by Robert Ellis
"In the Islamic world, democratization has led to an increasing role for theocratic politics." — Fareed ZakariaThe Turkish Minister for EU Affairs, Egemen Bağış, has declared that Prime Minister Erdoğan is a gift sent by God to Turkey and to humanity. But what do half the Turkish electorate do – as well as the rest of humanity – when the gift is unwanted?
There is no doubt that the Almighty has bestowed upon the world a special gift.
We have ex-Libyan leader Colonel Mohammed Gaddafi's word for that: in November 2010 the Turkish prime minister was awarded with the Al-Gaddafi International Prize for Human Rights for "distinguished service to humanity."
During the award ceremony Prime Minister Erdoğan declared that Islamophobia was a crime against humanity and that Muslims come from a tradition that also regards anti-Semitism as a crime against humanity. At a meeting of the Alliance of Civilizations in March, however, he added Zionism to the list, together with fascism.
To cap it all, when Erdoğan was in Algeria during his recent North Africa tour, he received an honorary doctorate from the University of Algiers, also for his contribution to humanity. On his return, Erdoğan was given a rapturous welcome by his supporters and saluted not only his brothers in Istanbul and Turkey but also those in Sarajevo, Baku, Beirut, Skopje, Damascus, Gaza, Mecca and Medina. There was no mention of Europe or elsewhere.
The crowd shouted, "Let's go to Taksim and crush them," but the Prime Minister preferred to quote the Turkish poet Yunus Emre: "I don't come to fight, my job is for love. The friend's home is in hearts, I come to build hearts." In the meantime, the police in Taksim Square in Istanbul and Kuğulu Park in Ankara got on with the business of winning hearts and minds.
In his speech Erdoğan rejected the notion that he was only prime minister for the 50% and claimed he was the servant of Turkey's 76 million. The great leap forward for the Turkish economy under the AKP that he mentioned is undoubtedly true, but it has come at the expense of civil liberties and a growing division in Turkish society.
Last November, celebrating the AKP's 10 years of government, Prime Minister Erdoğan spoke of a mental revolution; this, again, is true. Religion has played a leading role in Turkish society, both with regard to public appointments and in awarding public contracts, and in the whole conduct of society. Shortly after the AKP came into power, one wag at the Ministry of Foreign Affairs changed his out-of-office reply to, "Gone to namaz [prayer]."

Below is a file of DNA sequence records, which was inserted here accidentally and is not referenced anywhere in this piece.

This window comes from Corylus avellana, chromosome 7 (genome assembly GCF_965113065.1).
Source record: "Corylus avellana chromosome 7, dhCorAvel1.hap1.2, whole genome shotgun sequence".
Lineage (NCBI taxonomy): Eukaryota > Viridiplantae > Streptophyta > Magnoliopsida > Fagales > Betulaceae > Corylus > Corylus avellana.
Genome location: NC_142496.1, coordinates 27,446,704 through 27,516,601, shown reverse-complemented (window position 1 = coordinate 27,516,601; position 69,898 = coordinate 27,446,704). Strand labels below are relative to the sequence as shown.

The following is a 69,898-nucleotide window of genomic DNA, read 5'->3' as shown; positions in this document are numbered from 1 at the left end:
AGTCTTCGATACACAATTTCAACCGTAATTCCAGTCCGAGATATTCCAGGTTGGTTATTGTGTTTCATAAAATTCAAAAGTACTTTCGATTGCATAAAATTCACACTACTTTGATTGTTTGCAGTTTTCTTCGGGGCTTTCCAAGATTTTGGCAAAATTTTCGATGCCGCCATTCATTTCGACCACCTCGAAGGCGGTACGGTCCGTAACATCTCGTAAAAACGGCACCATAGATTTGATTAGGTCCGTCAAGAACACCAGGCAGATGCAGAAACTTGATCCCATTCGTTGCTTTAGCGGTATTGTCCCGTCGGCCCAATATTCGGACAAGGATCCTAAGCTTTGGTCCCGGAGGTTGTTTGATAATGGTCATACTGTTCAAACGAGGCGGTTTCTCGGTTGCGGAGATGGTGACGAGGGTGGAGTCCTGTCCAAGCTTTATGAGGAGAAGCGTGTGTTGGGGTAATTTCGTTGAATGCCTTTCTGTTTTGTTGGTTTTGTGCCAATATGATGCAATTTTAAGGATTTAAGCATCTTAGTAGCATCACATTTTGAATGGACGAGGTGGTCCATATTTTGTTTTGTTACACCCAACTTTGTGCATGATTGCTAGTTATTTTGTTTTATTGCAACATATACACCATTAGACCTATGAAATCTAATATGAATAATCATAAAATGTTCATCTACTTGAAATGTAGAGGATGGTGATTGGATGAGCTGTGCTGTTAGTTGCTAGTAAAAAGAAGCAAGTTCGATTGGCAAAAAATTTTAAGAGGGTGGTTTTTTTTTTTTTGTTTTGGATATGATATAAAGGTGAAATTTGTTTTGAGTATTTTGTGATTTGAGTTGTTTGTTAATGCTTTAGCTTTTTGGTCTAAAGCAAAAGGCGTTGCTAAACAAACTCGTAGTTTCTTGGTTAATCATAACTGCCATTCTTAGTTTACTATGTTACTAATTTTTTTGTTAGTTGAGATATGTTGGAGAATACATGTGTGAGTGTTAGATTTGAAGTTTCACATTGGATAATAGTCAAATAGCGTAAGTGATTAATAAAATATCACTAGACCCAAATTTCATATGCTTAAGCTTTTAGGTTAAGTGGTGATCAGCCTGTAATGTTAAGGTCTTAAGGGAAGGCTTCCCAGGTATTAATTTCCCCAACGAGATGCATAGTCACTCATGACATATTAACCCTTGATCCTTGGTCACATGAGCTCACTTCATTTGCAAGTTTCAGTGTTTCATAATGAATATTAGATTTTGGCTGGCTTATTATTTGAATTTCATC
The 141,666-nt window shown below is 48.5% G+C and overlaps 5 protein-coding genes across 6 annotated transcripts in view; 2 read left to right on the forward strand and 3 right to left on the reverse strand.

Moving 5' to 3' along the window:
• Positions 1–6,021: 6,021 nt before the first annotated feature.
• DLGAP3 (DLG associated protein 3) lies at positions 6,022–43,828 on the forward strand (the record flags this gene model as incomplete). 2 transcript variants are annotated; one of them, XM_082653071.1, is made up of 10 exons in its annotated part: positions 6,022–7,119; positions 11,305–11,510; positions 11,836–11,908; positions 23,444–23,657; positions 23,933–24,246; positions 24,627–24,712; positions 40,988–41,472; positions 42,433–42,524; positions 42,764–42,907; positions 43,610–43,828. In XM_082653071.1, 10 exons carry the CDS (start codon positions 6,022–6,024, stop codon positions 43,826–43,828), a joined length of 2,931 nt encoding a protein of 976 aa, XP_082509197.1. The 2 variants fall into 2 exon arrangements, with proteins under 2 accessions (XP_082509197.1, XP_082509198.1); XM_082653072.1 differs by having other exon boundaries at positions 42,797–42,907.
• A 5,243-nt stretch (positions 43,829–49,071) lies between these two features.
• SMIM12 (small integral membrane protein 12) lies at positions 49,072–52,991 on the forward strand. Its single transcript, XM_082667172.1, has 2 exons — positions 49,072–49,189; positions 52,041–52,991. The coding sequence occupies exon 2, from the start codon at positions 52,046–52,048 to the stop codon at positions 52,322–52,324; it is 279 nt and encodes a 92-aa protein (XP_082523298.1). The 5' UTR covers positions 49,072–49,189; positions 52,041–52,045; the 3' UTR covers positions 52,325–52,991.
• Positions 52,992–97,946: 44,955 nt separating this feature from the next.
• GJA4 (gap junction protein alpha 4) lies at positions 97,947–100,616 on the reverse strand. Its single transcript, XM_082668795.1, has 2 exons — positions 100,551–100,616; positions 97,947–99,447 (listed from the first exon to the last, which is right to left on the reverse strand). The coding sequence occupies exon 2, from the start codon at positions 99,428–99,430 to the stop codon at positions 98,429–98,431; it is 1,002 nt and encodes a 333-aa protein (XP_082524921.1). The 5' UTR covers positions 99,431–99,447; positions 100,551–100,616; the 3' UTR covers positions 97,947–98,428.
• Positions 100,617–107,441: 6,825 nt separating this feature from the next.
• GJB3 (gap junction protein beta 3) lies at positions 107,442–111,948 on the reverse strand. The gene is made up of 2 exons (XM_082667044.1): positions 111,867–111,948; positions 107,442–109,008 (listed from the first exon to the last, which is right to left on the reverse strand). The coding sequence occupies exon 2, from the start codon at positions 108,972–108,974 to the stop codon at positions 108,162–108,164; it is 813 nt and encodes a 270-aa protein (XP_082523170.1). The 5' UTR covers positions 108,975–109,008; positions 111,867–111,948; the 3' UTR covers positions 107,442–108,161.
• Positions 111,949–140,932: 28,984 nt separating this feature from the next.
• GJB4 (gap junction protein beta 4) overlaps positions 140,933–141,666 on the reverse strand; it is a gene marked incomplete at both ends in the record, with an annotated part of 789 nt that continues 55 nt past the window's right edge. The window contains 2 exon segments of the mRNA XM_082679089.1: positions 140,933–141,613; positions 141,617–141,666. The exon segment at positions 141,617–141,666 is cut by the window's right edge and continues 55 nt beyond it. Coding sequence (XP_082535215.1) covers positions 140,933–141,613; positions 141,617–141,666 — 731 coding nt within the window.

It is often mentioned that the AKP government has been democratically elected. In the 2011 election it garnered 49.8% of the vote. But as Fareed Zakaria pointed out in his essay, The Rise of Illiberal Democracy, in the Islamic world democratization has led to an increasing role for theocratic politics, eroding long-standing traditions of secularism and tolerance. The same applies to Turkey, although it could be argued that the ban on students wearing a headscarf is not particularly tolerant.
Nevertheless, the European Court of Human Rights in its landmark decision, Leyla Şahin v. Turkey (2005), identified the türban (as opposed to the loosely knotted village headscarf) as the symbol of political Islam, and upheld the ban, "seeing that it [the türban] appeared to be imposed on women by a religious precept that was hard to reconcile with the principle of gender equality." (Gender equality is enshrined in Article 10 of the Turkish Constitution.) However, this restriction has since been relaxed at universities, and the government plans on removing the ban for public servants.
When Erdoğan was reelected as party leader in October, he declared, "We have shown everyone that an advanced democracy can exist in a predominantly Muslim country," but the events of the last weeks show that Turkey has fallen short of the mark.
Consequently, Foreign Minister Ahmet Davutoğlu felt the need to call US Secretary of State John Kerry and remind him that Turkey was not a second-rate democracy. Turkish columnist Burak Bekdil agreed, and added: "Turkey must walk a long way and reform its crippled electoral democracy to earn that title."
As the Turkish Prime Minister has the habit of confusing his personal views with "the nation's will," it is relevant to note what the European Court also said in its judgment. "Pluralism, tolerance and broadmindedness are hallmarks of a democratic society […..] democracy does not simply mean that the views of a majority must always prevail: a balance must be achieved which ensures the fair and proper treatment of people from minorities and avoids any abuse of a dominant position."
According to one poll, the predominantly young and previously apolitical demonstrators in Gezi Park were galvanized into action through the social media and had come to protest police violence as well as for fundamental rights and freedoms. According to another, the main cause was the Prime Minister.
Tayyip Erdoğan has apparently stepped back from the brink and agreed to abide by the court decision to suspend the Gezi Park project and later hold a plebiscite on its future. At the same time, the Prime Minister has declared his patience has come to an end and Taksim Square and Gezi Park have been cleared by the police. His Minister for EU Affairs, Egemen Bağış, has also stated that anyone who enters Taksim Square will be considered a terrorist. Woe betide the visitor to Istanbul who loses his way.
Irrespective of the outcome, a new consciousness has been born in Turkey; and as a Turkish lawyer commented, Erdoğan has let the genie out of the bottle. As difficult as it is to mark a gift from the Almighty "Return to sender," the Prime Minister will find it equally difficult to push the genie back in.
Robert Ellis is a regular commentator on Turkish affairs in the Danish and international press.
Copyright - Original materials copyright (c) by the authors.